10. Seeing The Blue Between by Paul Janeczko: How do you write poetry? It’s a question with as many answers as there are poets. Now, in this unprecedented volume, thirty-two internationally renowned poets provide words of wisdom and inspiring examples of their own work for new poets everywhere.

11. Laughing Out Loud, I Fly by Juan Felipe Herrera: From U.S. Poet Laureate Juan Felipe Herrera, here are stirring poems that read like music. Awarded the Pura Belpré Honor for this book, Herrera writes in both Spanish and English about the joy and laughter and sometimes the confusion of growing up in an upside-down, jumbled-up world—between two cultures, two homes.

12. The Rose That Grew From Concrete by Tupac Shakur: This collection of deeply personal poetry is a mirror into the legendary artist’s enigmatic world and its many contradictions. Written in his own hand from the time he was nineteen, these seventy-two poems embrace his spirit, his energy — and his ultimate message of hope.

13. Cinnamon Girl: Letters Found Inside A Cereal Box by Juan Felipe Herrera: From U.S. Poet Laureate Juan Felipe Herrera comes the story of one teen’s emotional journey in the days after 9/11, and a personal look at the culture of Loisaida, the Lower East Side of Manhattan. This emotional and stirring novel won the Américas Award and is written in a unique and arresting style.

14. The Poet Slave of Cuba: A Biography of Juan Francisco Manzano by Margarita Engle: Born into the household of a wealthy slave owner in Cuba in 1797, Juan Francisco Manzano spent his early years by the side of a woman who made him call her Mama, even though he had a mama of his own. Denied an education, young Juan still showed an exceptional talent for poetry. His verses reflect the beauty of his world, but they also expose its hideous cruelty.

15. I Just Hope It’s Lethal: Poems of Sadness, Madness, and Joy by Liz Rosenberg: The teenage years are a time filled with sadness, madness, joy, and all the messy stuff in between. But between moments of despair and confusion often come times of great clarity and insight, when you might think, like the poet Rumi, “Whoever’s calm and sensible is insane!”

It is moments like these that have inspired the touching, honest, and gripping poems found in I Just Hope It’s Lethal: Poems of Sadness, Madness, and Joy. This collection includes poems by Charles Bukowski, Sylvia Plath, Anne Sexton, T. S. Eliot, Edgar Allen Poe, W. B. Yeats, Dorothy Parker, Jane Kenyon, and many more, including teenage writers and up-and-coming poets.

16. Time You Let Me In: 25 Poets Under 25 by Naomi Shihab Nye: This lively collection by young contemporary writers is rooted in the strong, emotional particulars of family, friendship, childhood memories, school, dislocation, war, and more; interestingly, there is almost no talk of sex or romance. The spare lines are passionate, wry, irreverent, and eloquent about meaning found in daily-life scenarios.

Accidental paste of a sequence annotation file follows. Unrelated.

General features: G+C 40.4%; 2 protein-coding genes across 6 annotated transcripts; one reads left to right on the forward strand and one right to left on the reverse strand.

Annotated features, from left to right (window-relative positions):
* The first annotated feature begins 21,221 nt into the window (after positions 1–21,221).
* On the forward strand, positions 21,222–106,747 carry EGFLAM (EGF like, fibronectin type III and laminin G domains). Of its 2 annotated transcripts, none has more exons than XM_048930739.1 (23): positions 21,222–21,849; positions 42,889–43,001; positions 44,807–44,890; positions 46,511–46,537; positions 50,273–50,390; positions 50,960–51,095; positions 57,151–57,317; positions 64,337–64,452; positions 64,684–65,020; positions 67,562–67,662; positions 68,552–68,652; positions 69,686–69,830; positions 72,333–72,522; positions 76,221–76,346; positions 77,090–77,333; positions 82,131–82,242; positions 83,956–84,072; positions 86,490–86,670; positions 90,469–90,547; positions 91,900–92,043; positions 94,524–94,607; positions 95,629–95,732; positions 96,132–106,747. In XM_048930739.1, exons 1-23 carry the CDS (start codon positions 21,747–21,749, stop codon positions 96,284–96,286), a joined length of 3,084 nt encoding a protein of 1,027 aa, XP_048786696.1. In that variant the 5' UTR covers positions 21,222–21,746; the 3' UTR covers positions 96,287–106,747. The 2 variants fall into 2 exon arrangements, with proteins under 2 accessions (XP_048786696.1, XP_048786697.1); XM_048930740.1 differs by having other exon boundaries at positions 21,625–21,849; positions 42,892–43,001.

17. Brown Girl Dreaming by Jacqueline Woodson: Raised in South Carolina and New York, Woodson always felt halfway home in each place. In vivid poems, she shares what it was like to grow up as an African American in the 1960s and 1970s, living with the remnants of Jim Crow and her growing awareness of the Civil Rights movement. Touching and powerful, each poem is both accessible and emotionally charged, each line a glimpse into a child’s soul as she searches for her place in the world.

18. Honeybee: Short Prose & Poems by Naomi Shihab Nye: In eighty-two poems and paragraphs, Naomi Shihab Nye alights on the essentials of our time—our loved ones, our dense air, our wars, our memories, our planet—and leaves us feeling curiously sweeter and profoundly soothed.

19. Stuff I’ve Been Feeling Lately by Alicia Cook: Structured like an old-school mix-tape, Stuff I’ve Been Feeling Lately is Alicia Cook’s lyric message to anyone who has dealt with addiction. “Side A” touches on all aspects of the human condition: life, death, love, trauma, and growth. “Side B” contains haunting black-out remixes of those poems.

20. Poems From Homeroom by Kathi Appelt: Experienced poet and teacher Kathi Appelt has written a wonderful collection of poems for young adult readers, accompanied by fascinating accounts of how and why the poems came to be, along with writing exercises to inspire readers to create their own poetry.

21. The Realm Of Possibility by David Levithan: This collection of linked poems from David Levithan will introduce you to a world of unforgettable and emotionally resonant voices. Enter The Realm of Possibility and meet a boy whose girlfriend is in love with Holden Caulfield; a girl who loves the boy who wears all black; a boy with the perfect body; and a girl who writes love songs for a girl she can’t have.

22. Out Of The Dust by Karen Hesse: This gripping story, written in sparse first-person, free-verse poems, is the compelling tale of Billie Jo’s struggle to survive during the dust bowl years of the Depression.

23. The Lightning Dreamer: Cuba’s Greatest Abolitionist by Margarita Engle: Opposing slavery in Cuba in the nineteenth century was dangerous. The most daring abolitionists were poets who veiled their work in metaphor. Of these, the boldest was Gertrudis Gómez de Avellaneda, nicknamed Tula.

In passionate, accessible verses of her own, Engle evokes the voice of this book-loving feminist and abolitionist who bravely resisted an arranged marriage at the age of fourteen, and was ultimately courageous enough to fight against injustice.